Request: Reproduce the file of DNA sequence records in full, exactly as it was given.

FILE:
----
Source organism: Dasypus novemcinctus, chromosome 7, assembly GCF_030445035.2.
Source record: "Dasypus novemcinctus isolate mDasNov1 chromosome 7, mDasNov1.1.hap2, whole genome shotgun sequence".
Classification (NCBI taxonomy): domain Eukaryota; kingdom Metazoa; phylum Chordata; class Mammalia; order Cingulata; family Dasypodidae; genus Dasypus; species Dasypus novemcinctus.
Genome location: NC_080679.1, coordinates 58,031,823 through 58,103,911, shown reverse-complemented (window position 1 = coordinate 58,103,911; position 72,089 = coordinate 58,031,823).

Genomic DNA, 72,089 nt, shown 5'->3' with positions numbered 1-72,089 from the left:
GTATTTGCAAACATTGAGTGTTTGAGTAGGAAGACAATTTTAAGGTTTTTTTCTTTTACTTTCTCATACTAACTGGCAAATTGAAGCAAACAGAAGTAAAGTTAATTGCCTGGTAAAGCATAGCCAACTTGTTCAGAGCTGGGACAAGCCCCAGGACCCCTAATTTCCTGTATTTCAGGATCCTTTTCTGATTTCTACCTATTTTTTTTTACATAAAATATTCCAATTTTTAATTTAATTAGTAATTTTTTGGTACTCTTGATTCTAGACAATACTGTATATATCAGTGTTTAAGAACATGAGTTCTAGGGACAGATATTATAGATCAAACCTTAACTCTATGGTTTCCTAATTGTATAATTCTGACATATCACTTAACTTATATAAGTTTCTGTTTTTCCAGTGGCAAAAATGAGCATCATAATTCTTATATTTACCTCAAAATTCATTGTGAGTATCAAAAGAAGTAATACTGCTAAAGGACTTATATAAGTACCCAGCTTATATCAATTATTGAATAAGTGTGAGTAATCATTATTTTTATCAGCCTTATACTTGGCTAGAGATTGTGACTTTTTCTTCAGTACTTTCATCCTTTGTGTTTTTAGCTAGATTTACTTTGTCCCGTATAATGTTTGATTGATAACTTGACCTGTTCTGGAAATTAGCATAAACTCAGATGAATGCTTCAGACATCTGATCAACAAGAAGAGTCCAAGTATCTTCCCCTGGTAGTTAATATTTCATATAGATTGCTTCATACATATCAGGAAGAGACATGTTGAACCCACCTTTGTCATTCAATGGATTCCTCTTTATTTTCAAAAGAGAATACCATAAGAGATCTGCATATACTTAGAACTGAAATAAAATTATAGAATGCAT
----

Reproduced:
Source organism: Dasypus novemcinctus, chromosome 7, assembly GCF_030445035.2.
Source record: "Dasypus novemcinctus isolate mDasNov1 chromosome 7, mDasNov1.1.hap2, whole genome shotgun sequence".
Classification (NCBI taxonomy): domain Eukaryota; kingdom Metazoa; phylum Chordata; class Mammalia; order Cingulata; family Dasypodidae; genus Dasypus; species Dasypus novemcinctus.
Genome location: NC_080679.1, coordinates 58,031,823 through 58,103,911, shown reverse-complemented (window position 1 = coordinate 58,103,911; position 72,089 = coordinate 58,031,823).

Genomic DNA, 72,089 nt, shown 5'->3' with positions numbered 1-72,089 from the left:
GTATTTGCAAACATTGAGTGTTTGAGTAGGAAGACAATTTTAAGGTTTTTTTCTTTTACTTTCTCATACTAACTGGCAAATTGAAGCAAACAGAAGTAAAGTTAATTGCCTGGTAAAGCATAGCCAACTTGTTCAGAGCTGGGACAAGCCCCAGGACCCCTAATTTCCTGTATTTCAGGATCCTTTTCTGATTTCTACCTATTTTTTTTTACATAAAATATTCCAATTTTTAATTTAATTAGTAATTTTTTGGTACTCTTGATTCTAGACAATACTGTATATATCAGTGTTTAAGAACATGAGTTCTAGGGACAGATATTATAGATCAAACCTTAACTCTATGGTTTCCTAATTGTATAATTCTGACATATCACTTAACTTATATAAGTTTCTGTTTTTCCAGTGGCAAAAATGAGCATCATAATTCTTATATTTACCTCAAAATTCATTGTGAGTATCAAAAGAAGTAATACTGCTAAAGGACTTATATAAGTACCCAGCTTATATCAATTATTGAATAAGTGTGAGTAATCATTATTTTTATCAGCCTTATACTTGGCTAGAGATTGTGACTTTTTCTTCAGTACTTTCATCCTTTGTGTTTTTAGCTAGATTTACTTTGTCCCGTATAATGTTTGATTGATAACTTGACCTGTTCTGGAAATTAGCATAAACTCAGATGAATGCTTCAGACATCTGATCAACAAGAAGAGTCCAAGTATCTTCCCCTGGTAGTTAATATTTCATATAGATTGCTTCATACATATCAGGAAGAGACATGTTGAACCCACCTTTGTCATTCAATGGATTCCTCTTTATTTTCAAAAGAGAATACCATAAGAGATCTGCATATACTTAGAACTGAAATAAAATTATAGAATGCAT